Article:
While it’s nice to note how much Ray’s fairly simple repertoire was able to fool hitters, these things should all be taken into account. At 30-years of age, it’s not like we haven’t seen pitchers of his type fall off significantly before; there has to be some sort of regression to I’m not saying he’s going to be the next Jordan Zimmerman or anything, but some level of regression has to be expected — and it may even get scary at times.
If you look at CSW% (called strikes and whiff percentage), which takes into account called strikes, swinging strikes, swinging pitchouts, and foul tips into the glove while excluding foul balls, Ray finished 16th among starting pitchers. That’s just one small area that suggests Ray may not have been as mythically dominant as other pitchers in the league, but it also shows that his stuff is legit and can fool hitters. Perhaps the move to T-Mobile park, which yielded significantly fewer home runs than the more hitter-friendly Rogers Centre, could be a positive sign as well.
But even if things do go awry, a five-year deal for a pitcher coming off of a Cy Young-winning season isn’t a move that should receive much dissent from anyone. Spending money on a pitcher like Robbie Ray, if you’re in Seattle’s position, doesn’t come with the same level of risk as others. Ray is joining an up-and-coming team with what is widely believed to be the best farm system in baseball, so there’s hope that some reinforcements are on the way. If things go according to plan, he doesn’t have to be an unhittable behemoth or routine Cy Young favorite, he just has to be a good pitcher.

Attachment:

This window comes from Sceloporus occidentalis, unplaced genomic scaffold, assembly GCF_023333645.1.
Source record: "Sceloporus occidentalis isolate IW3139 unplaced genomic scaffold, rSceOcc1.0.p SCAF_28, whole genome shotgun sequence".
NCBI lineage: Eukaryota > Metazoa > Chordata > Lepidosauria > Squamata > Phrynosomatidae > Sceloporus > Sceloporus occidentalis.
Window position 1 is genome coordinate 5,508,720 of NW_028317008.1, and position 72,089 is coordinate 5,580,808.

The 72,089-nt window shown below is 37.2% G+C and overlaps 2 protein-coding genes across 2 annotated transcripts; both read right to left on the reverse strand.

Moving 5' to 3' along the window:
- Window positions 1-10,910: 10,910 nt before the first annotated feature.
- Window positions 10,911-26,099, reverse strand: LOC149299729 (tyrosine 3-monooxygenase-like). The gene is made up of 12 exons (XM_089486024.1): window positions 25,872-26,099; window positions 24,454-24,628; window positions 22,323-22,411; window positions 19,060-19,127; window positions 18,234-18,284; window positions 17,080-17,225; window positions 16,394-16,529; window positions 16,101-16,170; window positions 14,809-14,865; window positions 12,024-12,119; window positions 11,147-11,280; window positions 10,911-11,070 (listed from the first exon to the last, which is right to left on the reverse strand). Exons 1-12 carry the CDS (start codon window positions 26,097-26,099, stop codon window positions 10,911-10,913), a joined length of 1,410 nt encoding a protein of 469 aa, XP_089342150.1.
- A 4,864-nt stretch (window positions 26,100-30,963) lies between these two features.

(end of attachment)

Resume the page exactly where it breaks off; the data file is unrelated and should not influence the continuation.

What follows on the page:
The Rangers, who just shelled out $500 million to two players this week, are the type of situation that could go poorly, seeing as — unlike the “Believe” Mariners — they weren’t even in playoff contention this past season, nor have the same kind of dynamic farm system waiting in the wings. Those are fun moves, for sure, but the Mariners signing of Ray might be one of my favorites by any team thus far. I simply love when fun players get signed by young teams that are on the rise.
There are going to be more players like Robbie Ray. There always are, and that’s the beauty of the sport. But even still, you simply never get tired of it. Every year we sit down and try to project what players will or won’t do, and then there are these weirdo glitches in our systems like Robbie Ray that break free and create an entirely new narrative and trajectory for themselves. If that isn’t the most appropriate kind of player for the Seattle Mariners — perhaps the most delightfully weird organization in sports — then I don’t know what is. I can’t wait to see what kind of weirdness their marriage does next.